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A Review of More Ready than you Realize

Posted by Scott Holstad on June 14, 2012

More Ready Than You Realize: The Power of Everyday ConversationsMore Ready Than You Realize: The Power of Everyday Conversations by Brian D. McLaren

My rating: 2 of 5 stars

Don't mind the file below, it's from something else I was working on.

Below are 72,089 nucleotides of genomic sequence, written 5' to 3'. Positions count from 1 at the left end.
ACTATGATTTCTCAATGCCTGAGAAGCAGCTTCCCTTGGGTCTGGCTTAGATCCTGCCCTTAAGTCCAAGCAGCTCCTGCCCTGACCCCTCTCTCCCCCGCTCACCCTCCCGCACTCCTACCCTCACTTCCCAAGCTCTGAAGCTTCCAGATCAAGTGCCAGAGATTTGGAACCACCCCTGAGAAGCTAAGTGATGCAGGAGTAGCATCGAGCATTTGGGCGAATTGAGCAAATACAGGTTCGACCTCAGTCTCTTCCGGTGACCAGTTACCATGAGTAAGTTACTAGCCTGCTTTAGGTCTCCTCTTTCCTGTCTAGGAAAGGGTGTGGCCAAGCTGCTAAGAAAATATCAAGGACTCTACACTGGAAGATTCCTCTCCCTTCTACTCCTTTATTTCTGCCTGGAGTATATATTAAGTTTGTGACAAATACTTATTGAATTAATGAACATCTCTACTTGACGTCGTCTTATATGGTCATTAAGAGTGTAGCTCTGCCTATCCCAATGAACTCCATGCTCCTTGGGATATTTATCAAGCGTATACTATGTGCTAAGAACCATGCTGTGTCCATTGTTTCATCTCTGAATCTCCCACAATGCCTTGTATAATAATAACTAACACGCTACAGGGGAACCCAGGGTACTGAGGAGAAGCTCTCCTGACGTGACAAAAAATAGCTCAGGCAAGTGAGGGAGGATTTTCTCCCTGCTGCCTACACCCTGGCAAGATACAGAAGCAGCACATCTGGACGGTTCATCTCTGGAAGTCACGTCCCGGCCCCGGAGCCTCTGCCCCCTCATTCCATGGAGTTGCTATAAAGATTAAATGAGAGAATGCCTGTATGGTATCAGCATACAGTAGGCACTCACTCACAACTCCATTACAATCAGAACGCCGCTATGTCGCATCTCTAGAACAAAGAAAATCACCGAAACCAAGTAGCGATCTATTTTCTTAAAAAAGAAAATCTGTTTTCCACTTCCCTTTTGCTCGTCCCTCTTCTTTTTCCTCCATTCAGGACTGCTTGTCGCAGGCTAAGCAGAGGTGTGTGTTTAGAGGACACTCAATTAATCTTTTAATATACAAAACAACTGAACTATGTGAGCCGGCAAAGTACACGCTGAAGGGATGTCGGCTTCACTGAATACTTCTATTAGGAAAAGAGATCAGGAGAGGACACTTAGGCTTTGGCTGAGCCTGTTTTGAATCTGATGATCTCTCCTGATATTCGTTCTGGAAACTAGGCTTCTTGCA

I usually like McLaren’s books and I wanted to like this one, but in the end, I didn’t finish it because I just couldn’t buy the primary premise. It’s a book about how the Christian church needs to revitalize its efforts at evangelism to a postmodern world by changing guilt inducing preaching to a series of conversations. Fine. I’m OK with that. However, McLaren constructs the book with the skeleton of a series of emails, allegedly legitimate, from a woman he calls “Alice” in order to protect her identity. Alice is a college student who, for reasons that are never clearly explained, WANTS to become a Christian very badly but is turned off by the intolerance, judgmental attitudes, etc., etc., of contemporary evangelical Christianity. Why she’s so desperate to become a Christian eludes me. Anyway, they meet at a book signing of his and he helps her pack some stuff while during which time she admits to having glanced at his book and found it interesting. So she starts emailing him. He claims to include the emails in their entirety, misspelling and all, for authenticity purposes. OK, this girl might be a smart college student for all I know, but the emails are absolutely insipid! Just trite ramblings. And then McLaren gleans somehow “meaningful” elements from them, stretching to in some occasions it seems to me, and he apparently responds to her emails so as to answer the various religious/theological/spiritual questions she has. But while he’s apparently saved ALL of her emails to him, he saved NONE of his to her (ever heard of checking your Sent Mail outbox Brian?), so we can only go on his word that he made a brief comment or two addressing her concerns. I found this profoundly disturbing. I mean, it feels like he’s trying to hide something! What’s going on here? And as this woman draws closer and closer to God and Christianity, he continues to encourage her through these email “conversations” all the while printing her emails in their entirety and none of his. What teachings is he sharing with her so that she grows? We’re never told. I made it to page 95 before giving up in disgust. I think it’s largely a useless book, which perhaps had some promise in its premise, but is ultimately insipid. Pity.

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